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The Spokesman-Review Newspaper
Spokane, Washington  Est. May 19, 1883

Spokane Art School’s Expo ‘74 exhibit showcases local artists then and now

By Azaria Podplesky For The Spokesman-Review

Many visitors brought home souvenirs from Expo ’74 – T-shirts, pins and buttons, postcards, even commemorative plates and spoons, all emblazoned with the blue, green and white Expo logo designed by Lloyd L. Carlson.

But for textile artist Louise Kodis, it’s what she didn’t take home that she remembers most about Expo ’74.

Kodis was commissioned to create a set of banners for the Environmental Symposium Exhibit Hall. Half of the banners featured white latex on black cotton to represent the harm people have done to the environment, while the other half were more optimistic, with warm, happy colors.

The banners hung in the exhibit hall for the entirety of Expo. When the world’s fair ended in November, Kodis said many elements of Expo were then sold or given to people or other events so they could be used again, leading to people going to the exhibits with requisitions for various items or even the exhibition halls themselves.

You might have already guessed what happened next.

“Fake requisitions came to the environmental symposium manager to take the banners,” Kodis said. “During that time, I had some stolen from my own porch. I was making simple, colorful things to hang on my porch, and they were stolen during Expo. I have a history of my banners being stolen. Somebody wants them.”

Fifty years later, Kodis will once again have banners on display in honor of Expo ’74, this time at Spokane Art School’s Expo ’74 50th Anniversary Show. And you better believe she’s leaving with all of her art the second time around.

The exhibit opens Monday, July 8, and closes July 26, with an artist reception from 5 to 8 p.m. July 12. Along with Kodis, the show will feature work from Gina Freuen, Jo Fyfe, Jeff Harris, Kit and Pete Jagoda, Sami Perry, Tom Quinn, Ken Spiering, E.L. Stewart and Gordon Wilson.

With many of this summer’s Expo events remembering where Spokane was in 1974 and celebrating where it is now, Jodi Davis, managing director of Spokane Art School, said the idea was similar when planning the anniversary art show.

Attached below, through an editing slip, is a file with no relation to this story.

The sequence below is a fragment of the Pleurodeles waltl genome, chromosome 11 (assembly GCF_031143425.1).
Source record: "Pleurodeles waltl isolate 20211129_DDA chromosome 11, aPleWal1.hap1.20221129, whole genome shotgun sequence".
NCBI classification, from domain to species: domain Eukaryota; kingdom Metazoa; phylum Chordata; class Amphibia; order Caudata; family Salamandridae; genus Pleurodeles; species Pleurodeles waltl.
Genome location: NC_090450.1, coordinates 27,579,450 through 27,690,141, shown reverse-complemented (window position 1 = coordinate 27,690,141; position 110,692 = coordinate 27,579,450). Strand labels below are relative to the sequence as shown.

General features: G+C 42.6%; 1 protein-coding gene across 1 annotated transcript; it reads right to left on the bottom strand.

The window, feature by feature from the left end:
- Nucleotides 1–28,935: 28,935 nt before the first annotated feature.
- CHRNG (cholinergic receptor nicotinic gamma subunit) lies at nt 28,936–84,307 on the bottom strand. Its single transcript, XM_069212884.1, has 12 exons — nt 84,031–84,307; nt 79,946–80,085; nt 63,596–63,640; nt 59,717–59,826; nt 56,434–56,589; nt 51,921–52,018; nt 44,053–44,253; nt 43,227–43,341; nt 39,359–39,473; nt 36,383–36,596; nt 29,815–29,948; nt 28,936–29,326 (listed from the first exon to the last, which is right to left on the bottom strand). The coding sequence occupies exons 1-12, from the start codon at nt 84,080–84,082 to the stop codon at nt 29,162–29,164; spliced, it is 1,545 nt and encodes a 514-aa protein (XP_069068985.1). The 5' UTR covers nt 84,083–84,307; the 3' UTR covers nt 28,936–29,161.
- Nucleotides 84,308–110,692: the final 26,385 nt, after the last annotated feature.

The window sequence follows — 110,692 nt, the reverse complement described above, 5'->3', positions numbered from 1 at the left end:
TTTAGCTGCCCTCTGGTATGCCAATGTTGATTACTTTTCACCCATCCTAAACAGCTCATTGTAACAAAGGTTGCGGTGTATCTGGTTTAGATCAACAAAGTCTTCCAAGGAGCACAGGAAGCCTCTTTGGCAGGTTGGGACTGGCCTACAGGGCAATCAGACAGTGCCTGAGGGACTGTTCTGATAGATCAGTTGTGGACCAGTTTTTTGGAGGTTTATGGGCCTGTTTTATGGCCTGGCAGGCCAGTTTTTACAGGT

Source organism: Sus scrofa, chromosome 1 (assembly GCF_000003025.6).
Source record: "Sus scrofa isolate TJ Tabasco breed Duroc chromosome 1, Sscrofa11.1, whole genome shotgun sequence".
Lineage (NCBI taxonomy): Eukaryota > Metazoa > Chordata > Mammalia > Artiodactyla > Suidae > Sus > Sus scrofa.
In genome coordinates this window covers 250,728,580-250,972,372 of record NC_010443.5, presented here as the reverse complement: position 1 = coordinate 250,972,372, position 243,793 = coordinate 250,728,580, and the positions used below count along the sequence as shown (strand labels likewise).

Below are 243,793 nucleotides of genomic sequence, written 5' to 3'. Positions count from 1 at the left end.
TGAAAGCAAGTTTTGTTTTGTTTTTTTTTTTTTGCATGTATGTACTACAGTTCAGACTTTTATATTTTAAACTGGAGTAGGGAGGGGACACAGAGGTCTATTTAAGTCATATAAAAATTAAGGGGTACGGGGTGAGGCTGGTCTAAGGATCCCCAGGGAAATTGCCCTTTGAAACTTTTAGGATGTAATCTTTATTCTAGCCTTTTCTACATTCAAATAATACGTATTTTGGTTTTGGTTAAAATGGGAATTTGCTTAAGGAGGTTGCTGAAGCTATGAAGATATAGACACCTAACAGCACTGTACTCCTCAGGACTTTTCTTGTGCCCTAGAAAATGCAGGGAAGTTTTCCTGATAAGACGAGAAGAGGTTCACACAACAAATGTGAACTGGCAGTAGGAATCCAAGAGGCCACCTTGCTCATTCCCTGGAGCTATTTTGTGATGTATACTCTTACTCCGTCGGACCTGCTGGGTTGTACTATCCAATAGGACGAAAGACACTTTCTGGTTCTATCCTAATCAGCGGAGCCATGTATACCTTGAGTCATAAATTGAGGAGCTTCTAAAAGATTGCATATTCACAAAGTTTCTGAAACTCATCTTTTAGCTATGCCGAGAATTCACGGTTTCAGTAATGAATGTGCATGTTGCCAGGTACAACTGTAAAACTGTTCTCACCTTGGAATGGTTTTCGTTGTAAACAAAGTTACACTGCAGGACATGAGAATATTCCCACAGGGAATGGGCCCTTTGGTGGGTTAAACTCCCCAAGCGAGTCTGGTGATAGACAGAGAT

“The idea was to see who we could find who had been around during the Expo who was creating art at that time and asking them if they could bring a piece from when they were young, and then bring in a contemporary piece so we could showcase the two pieces together,” she said.

Davis said artists were excited about the idea when approached about the exhibit and set to work finding pieces that dated from around Expo ’74.

“We get these really wonderful, fun pieces that show them at this young age when they were developing their style and their work,” she said. “And for now, with somebody like Gordon Wilson, I don’t know how long Gordon Wilson’s been painting, but you can really see the genesis of his work from then to now and how he’s really always had the style that he has now. It’s developed and grown but you can really see the flavor of his work in that early piece.”

At the Expo ’74 anniversary show, Kodis will display a piece she made for a retrospective of her work held at the Jundt Art Museum about six years ago. Kodis said the piece, which is 9 feet high and 42 inches wide, is a complex, 3D piece made to be viewed from both sides.

Kodis is proud that she’s been able to earn a living by selling textile art and has pieces on display in both public and corporate spaces across the country. Over the course of her career, Kodis has worked from a home studio, enjoying the freedom to float between her studio and garden as she pleases.

She no longer takes commissions, but she is still creating and is happy to see so many artists in Spokane are too.

“It’s hard to decide what to go to now,” she said about the amount of visual and performing arts events available. “Forty years ago, it was hard to find something to go to.”

Davis, who worked at the Chase Gallery in City Hall, with artist Tom O’Day, at the Lorinda Knight Gallery and at Tinman Artworks before starting at Spokane Art School in 2007, is also excited by how much the Spokane art community has grown since she’s been part of it.

She hopes that when it comes time to celebrate the 100th anniversary of Expo ’74, that community will be even bigger.

“Spokane has always had the most extraordinary artists,” she said. “You look at somebody like Harold (Balazs) or Mel McCuddin or Ken Spiering or Kay O’Rourke, their work is far reaching. I hope that that will continue and that we’ll continue to grow and that Spokane will become a hub for artists to come and build community. More of what we’re already doing.”